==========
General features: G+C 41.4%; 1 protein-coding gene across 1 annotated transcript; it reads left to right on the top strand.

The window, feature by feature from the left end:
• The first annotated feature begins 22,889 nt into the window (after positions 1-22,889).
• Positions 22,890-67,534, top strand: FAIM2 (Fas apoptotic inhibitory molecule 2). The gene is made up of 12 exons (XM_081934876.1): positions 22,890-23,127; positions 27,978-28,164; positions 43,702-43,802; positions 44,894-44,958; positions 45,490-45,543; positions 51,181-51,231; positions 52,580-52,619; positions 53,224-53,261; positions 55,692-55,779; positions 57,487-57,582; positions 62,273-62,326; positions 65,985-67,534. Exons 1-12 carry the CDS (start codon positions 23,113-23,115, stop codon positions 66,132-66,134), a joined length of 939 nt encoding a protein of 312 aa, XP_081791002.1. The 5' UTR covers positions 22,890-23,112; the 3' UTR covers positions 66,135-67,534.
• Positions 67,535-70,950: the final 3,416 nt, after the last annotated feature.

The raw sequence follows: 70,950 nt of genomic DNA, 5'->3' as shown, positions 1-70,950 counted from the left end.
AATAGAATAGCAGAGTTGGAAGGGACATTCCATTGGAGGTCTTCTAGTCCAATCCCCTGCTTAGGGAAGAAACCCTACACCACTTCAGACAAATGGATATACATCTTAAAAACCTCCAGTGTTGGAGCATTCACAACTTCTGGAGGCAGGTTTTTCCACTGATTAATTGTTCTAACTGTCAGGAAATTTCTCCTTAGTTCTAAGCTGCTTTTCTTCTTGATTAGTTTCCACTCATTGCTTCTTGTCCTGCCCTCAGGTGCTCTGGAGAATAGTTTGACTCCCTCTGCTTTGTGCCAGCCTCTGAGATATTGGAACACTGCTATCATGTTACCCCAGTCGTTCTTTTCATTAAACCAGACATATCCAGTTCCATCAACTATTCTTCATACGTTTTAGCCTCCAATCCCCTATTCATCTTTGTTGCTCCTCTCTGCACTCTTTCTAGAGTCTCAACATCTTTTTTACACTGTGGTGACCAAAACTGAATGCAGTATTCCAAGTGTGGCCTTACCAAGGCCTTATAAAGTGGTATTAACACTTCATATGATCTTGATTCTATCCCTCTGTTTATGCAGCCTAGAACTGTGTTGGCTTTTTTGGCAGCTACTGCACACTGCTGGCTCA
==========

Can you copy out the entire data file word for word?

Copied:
General features: G+C 41.4%; 1 protein-coding gene across 1 annotated transcript; it reads left to right on the top strand.

The window, feature by feature from the left end:
• The first annotated feature begins 22,889 nt into the window (after positions 1-22,889).
• Positions 22,890-67,534, top strand: FAIM2 (Fas apoptotic inhibitory molecule 2). The gene is made up of 12 exons (XM_081934876.1): positions 22,890-23,127; positions 27,978-28,164; positions 43,702-43,802; positions 44,894-44,958; positions 45,490-45,543; positions 51,181-51,231; positions 52,580-52,619; positions 53,224-53,261; positions 55,692-55,779; positions 57,487-57,582; positions 62,273-62,326; positions 65,985-67,534. Exons 1-12 carry the CDS (start codon positions 23,113-23,115, stop codon positions 66,132-66,134), a joined length of 939 nt encoding a protein of 312 aa, XP_081791002.1. The 5' UTR covers positions 22,890-23,112; the 3' UTR covers positions 66,135-67,534.
• Positions 67,535-70,950: the final 3,416 nt, after the last annotated feature.

The raw sequence follows: 70,950 nt of genomic DNA, 5'->3' as shown, positions 1-70,950 counted from the left end.
AATAGAATAGCAGAGTTGGAAGGGACATTCCATTGGAGGTCTTCTAGTCCAATCCCCTGCTTAGGGAAGAAACCCTACACCACTTCAGACAAATGGATATACATCTTAAAAACCTCCAGTGTTGGAGCATTCACAACTTCTGGAGGCAGGTTTTTCCACTGATTAATTGTTCTAACTGTCAGGAAATTTCTCCTTAGTTCTAAGCTGCTTTTCTTCTTGATTAGTTTCCACTCATTGCTTCTTGTCCTGCCCTCAGGTGCTCTGGAGAATAGTTTGACTCCCTCTGCTTTGTGCCAGCCTCTGAGATATTGGAACACTGCTATCATGTTACCCCAGTCGTTCTTTTCATTAAACCAGACATATCCAGTTCCATCAACTATTCTTCATACGTTTTAGCCTCCAATCCCCTATTCATCTTTGTTGCTCCTCTCTGCACTCTTTCTAGAGTCTCAACATCTTTTTTACACTGTGGTGACCAAAACTGAATGCAGTATTCCAAGTGTGGCCTTACCAAGGCCTTATAAAGTGGTATTAACACTTCATATGATCTTGATTCTATCCCTCTGTTTATGCAGCCTAGAACTGTGTTGGCTTTTTTGGCAGCTACTGCACACTGCTGGCTCA